Please join the Ukrainian Studies Program at the Harriman Institute for a talk with Olena Martynyuk, Petro Jacyk Postdoctoral Research Fellow in Ukrainian Studies at the Harriman Institute.
Ukrainian art of the perestroika era made its first notable appearance outside the republic’s borders at the Moscow 1987 Youth exhibition, with Arsen Savadov’s and Georgii Senchenko’s now legendary canvas Cleopatra’s Sorrow (1987). When numerous Ukrainian paintings responding to the galvanization brought about by perestroika and the premonition of the Soviet Union’s collapse were presented in Moscow the following year, it was obvious that a coherent and highly original artistic phenomenon had been born. Bright yet melancholic, ripe with multilayered bizarre allegories, these large-scale and expressive canvases did not fit either the nonconformist or the Socialist Realist canons, puzzling liberal and conservative critics alike. When not rejecting the movement with scathing skepticism, critics reacted by applying a wide array of western labels, from postmodernism and transavantgarde to neo-expressionism and neo-baroque. Extending the interpretation beyond such facile labeling, Olena Martynyuk argues for a more nuanced understanding of Ukrainian perestroika art as equally affected both by locally ingrained forms and ideologies and the distant echoes of global theories prevalent in the eighties.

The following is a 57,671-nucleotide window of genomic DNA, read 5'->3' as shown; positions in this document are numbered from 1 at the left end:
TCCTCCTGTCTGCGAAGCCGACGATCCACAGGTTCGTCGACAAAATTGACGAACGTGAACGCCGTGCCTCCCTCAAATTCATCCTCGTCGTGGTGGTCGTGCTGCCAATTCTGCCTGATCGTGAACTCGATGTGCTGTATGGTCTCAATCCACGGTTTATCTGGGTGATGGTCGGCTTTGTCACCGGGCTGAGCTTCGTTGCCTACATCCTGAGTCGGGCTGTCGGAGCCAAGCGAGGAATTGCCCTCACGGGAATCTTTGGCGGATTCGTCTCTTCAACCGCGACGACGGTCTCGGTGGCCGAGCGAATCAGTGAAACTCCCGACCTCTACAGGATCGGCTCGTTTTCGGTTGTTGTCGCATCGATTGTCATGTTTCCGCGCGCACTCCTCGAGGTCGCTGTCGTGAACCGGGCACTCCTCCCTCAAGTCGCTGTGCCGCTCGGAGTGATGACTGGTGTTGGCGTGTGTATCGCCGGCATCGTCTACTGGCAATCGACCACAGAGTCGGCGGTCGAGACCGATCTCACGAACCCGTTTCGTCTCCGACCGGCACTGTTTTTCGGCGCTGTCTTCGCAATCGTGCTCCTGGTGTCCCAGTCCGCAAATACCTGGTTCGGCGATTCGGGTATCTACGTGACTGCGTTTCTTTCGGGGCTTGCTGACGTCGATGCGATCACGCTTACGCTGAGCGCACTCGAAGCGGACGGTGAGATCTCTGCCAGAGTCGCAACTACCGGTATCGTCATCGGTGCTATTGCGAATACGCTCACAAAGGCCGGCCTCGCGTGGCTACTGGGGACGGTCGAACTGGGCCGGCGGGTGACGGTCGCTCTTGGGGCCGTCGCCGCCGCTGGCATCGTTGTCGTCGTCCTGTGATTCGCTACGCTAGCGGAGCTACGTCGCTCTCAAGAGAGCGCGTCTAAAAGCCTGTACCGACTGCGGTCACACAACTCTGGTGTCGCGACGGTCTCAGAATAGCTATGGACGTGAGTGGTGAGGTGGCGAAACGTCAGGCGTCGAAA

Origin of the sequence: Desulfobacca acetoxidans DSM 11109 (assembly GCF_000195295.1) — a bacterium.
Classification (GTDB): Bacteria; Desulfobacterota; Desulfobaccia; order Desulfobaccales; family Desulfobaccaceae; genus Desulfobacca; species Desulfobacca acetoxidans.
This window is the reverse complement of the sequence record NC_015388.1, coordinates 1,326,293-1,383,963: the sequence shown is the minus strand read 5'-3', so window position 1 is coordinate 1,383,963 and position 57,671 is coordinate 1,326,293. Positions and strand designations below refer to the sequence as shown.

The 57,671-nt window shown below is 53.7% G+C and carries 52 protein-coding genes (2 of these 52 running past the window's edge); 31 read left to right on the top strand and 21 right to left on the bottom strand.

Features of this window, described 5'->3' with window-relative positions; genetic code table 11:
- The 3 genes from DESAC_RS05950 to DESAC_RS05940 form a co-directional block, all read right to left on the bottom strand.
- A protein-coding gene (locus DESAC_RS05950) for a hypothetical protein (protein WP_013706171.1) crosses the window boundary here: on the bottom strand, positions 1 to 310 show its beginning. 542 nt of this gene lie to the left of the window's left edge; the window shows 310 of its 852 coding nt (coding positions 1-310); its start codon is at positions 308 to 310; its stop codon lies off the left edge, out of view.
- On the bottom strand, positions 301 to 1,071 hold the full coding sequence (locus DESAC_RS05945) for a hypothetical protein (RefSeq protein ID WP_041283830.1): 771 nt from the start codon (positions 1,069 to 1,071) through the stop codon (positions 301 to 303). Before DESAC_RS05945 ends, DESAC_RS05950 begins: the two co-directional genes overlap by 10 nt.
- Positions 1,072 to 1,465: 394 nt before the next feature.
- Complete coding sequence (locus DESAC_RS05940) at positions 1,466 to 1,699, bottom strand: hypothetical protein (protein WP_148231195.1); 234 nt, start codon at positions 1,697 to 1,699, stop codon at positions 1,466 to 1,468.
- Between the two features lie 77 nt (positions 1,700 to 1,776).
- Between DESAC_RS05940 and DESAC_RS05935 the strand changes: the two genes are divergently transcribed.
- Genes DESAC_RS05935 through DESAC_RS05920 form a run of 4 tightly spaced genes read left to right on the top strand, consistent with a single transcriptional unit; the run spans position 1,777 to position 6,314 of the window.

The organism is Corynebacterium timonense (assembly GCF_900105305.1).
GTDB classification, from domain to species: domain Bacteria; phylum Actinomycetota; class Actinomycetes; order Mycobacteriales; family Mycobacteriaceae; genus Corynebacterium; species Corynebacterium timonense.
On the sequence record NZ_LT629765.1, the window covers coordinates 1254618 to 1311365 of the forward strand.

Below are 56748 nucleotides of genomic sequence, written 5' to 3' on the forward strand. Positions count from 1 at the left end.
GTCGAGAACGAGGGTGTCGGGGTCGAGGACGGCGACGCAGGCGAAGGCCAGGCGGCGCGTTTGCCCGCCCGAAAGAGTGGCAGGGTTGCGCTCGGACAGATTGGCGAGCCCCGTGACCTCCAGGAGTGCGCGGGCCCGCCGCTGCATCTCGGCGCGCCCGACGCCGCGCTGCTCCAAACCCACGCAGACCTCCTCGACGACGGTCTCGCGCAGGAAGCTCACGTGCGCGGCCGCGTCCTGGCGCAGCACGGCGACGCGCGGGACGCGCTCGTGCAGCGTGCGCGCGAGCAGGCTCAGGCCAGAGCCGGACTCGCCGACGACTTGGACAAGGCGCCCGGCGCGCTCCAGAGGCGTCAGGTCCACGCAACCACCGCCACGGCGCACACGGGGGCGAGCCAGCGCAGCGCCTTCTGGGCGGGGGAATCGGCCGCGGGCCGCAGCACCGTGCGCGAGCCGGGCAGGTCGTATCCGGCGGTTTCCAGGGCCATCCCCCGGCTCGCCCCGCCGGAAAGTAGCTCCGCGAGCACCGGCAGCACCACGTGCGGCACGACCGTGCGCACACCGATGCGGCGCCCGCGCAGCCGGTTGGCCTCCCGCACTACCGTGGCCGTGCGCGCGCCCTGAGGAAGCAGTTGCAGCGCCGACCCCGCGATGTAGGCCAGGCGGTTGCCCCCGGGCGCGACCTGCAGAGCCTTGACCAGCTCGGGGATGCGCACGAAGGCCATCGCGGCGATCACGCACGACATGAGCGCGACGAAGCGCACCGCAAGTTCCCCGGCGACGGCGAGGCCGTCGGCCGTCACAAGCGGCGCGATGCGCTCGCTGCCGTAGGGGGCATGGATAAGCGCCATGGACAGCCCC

Olena Martynyuk is an art historian with an interest in art theory and philosophy, and is currently the Petro Jacyk Postdoctoral Research Fellow in Ukrainian Studies at the Harriman Institute. Her research focuses on Ukrainian and Russian art from the late 20th century to the present. She graduated with a Ph.D. in art history from Rutgers University in January 2018. Her dissertation, titled “Postmodern Perestroika: Ukrainian-Russian Artistic Networks of the 1980s-90s,” examines the work of artists in the last Soviet generation. Trained in Socialist Realist methods while witnessing the decomposition of Soviet reality, these Ukrainian and Russian artists invented hybrid art forms that reflected their transitional time period. The dissertation analyzes major paintings of the era, revealing the porous nature of borders separating East and West in the late 1980s, and examines how distant and sometimes distorted echoes of Western theoretical concepts such as Postmodernism, Neo-Expressionism, Transavantgarde, and Neo-Baroque impacted the art of the late Soviet period.
While at the Harriman Institute, Dr. Martynyuk will continue her work on transforming her dissertation into a book manuscript with attention to the influence of Ukraine’s delayed postcolonial emancipation on Ukrainian visual culture of the late 20thcentury. She will also continue co-editing with Dr. Alla Rosenfeld a compendium of articles on Ukrainian 20th-century art by Ukrainian and Western scholars. Martynyuk is the recipient of the Louise Bevier Dissertation Fellowship. She has taught art history classes at Rutgers University and CUNY College of Staten Island, and has curated exhibitions at the Zimmerli Art Museum, The Ukrainian Museum, and the Ukrainian Institute of America in NYC. Her most recent show of Kyiv perestroika art will open at the Zimmerli Art Museum in spring of 2020.
Image credit: Arsen Savadov and Georgii Senchenko Cleopatra's Sorrow, 1987, oil on canvas, private collection.